Key Points

  • The authors define a bubble and an anti-bubble so that investors can avoid or select, respectively—in real time—the impacted assets or asset classes.
  • Today, Tesla, bitcoin, and certain US technology stocks are valued far above their fundamentals and are well into bubble territory. These assets are well avoided by investors, as are US market cap–weighted indices, which have an historically large concentration of pricey and overvalued large-cap tech stocks.
  • Investors who take advantage of today’s anti-bubbles have the opportunity to add value by investing in the emerging markets, particularly state-owned enterprises (SOEs), and by averaging into the UK stock market where stocks are feeling the pressure of Brexit-related uncertainty.
  • Value-oriented smart beta strategies in both the developed and emerging markets offer investors promising investing opportunities outside the many bubbles in today’s global markets.


In April 2018, we published our most-downloaded article ever, “Yes. It’s a Bubble. So What?” Our key purpose was not to make the observation that “Yes, it’s a bubble,” but to offer a formal definition of bubble, which is perhaps the first formal definition that can be used to identify a bubble in real time instead of years after the fact. A second point we made was that bubble prices (asset prices far higher than those a valuation model can justify with plausible assumptions) can continue to soar higher and longer than many of us might imagine. As the saying goes, “the market can remain irrational far longer than you can remain solvent.”1 Indeed, in true bubbles, we should expect them to soar—until they don’t. Our third point was to illustrate how investors can use the definition to identify and avoid the trap of current bubbles and instead seek out anti-bubbles and assets that are likely undervalued.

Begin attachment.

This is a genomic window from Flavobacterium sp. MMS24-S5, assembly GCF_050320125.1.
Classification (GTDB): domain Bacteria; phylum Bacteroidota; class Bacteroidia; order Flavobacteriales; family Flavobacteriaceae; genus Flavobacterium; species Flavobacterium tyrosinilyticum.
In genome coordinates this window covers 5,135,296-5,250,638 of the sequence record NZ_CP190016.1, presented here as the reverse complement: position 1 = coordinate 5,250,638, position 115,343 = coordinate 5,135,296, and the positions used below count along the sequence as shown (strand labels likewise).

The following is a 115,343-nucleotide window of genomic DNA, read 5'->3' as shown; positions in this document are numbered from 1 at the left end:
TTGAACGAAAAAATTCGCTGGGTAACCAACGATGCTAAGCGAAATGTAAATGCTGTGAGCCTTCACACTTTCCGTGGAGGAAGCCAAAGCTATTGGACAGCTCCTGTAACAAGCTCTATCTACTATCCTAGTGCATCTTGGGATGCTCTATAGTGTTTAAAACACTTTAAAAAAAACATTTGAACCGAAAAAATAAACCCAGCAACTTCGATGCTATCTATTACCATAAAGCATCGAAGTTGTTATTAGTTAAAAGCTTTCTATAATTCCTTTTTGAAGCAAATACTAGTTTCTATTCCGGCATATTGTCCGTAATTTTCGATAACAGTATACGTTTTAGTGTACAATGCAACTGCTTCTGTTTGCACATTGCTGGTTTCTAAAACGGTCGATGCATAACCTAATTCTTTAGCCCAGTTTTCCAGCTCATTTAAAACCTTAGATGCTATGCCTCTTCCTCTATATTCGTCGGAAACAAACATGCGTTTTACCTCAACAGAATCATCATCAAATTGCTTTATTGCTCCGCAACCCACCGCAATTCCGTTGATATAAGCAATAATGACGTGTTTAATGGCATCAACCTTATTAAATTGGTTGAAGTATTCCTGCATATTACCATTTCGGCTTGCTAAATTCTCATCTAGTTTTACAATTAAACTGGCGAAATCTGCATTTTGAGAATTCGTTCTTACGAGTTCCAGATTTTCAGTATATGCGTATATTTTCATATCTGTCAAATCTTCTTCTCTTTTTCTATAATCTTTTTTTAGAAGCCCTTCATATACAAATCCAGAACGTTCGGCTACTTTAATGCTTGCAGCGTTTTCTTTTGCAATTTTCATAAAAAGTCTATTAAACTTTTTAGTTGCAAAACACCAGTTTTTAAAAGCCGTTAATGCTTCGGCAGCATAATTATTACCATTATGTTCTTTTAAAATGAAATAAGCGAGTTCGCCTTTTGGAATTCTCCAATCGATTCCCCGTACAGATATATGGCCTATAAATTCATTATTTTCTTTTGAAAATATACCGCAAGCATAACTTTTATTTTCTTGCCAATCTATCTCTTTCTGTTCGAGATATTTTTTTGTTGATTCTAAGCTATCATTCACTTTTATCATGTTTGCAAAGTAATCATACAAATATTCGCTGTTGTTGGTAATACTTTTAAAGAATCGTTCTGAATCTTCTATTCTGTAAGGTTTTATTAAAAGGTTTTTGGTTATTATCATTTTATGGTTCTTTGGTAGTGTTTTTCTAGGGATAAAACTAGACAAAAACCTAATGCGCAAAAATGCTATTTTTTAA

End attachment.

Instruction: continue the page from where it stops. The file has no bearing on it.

With the blessings of an admittedly short year of hindsight, how useful were our observations? Most turned out to be spot-on. So where do we see bubbles today, and what should investors do? As Harry Markowitz has observed, “the only free lunches in finance are diversification and long-horizon mean reversion.”2 We can bet on mean reversion in bubble assets, but must never do so on a scale large enough that runaway speculation could ruin us.3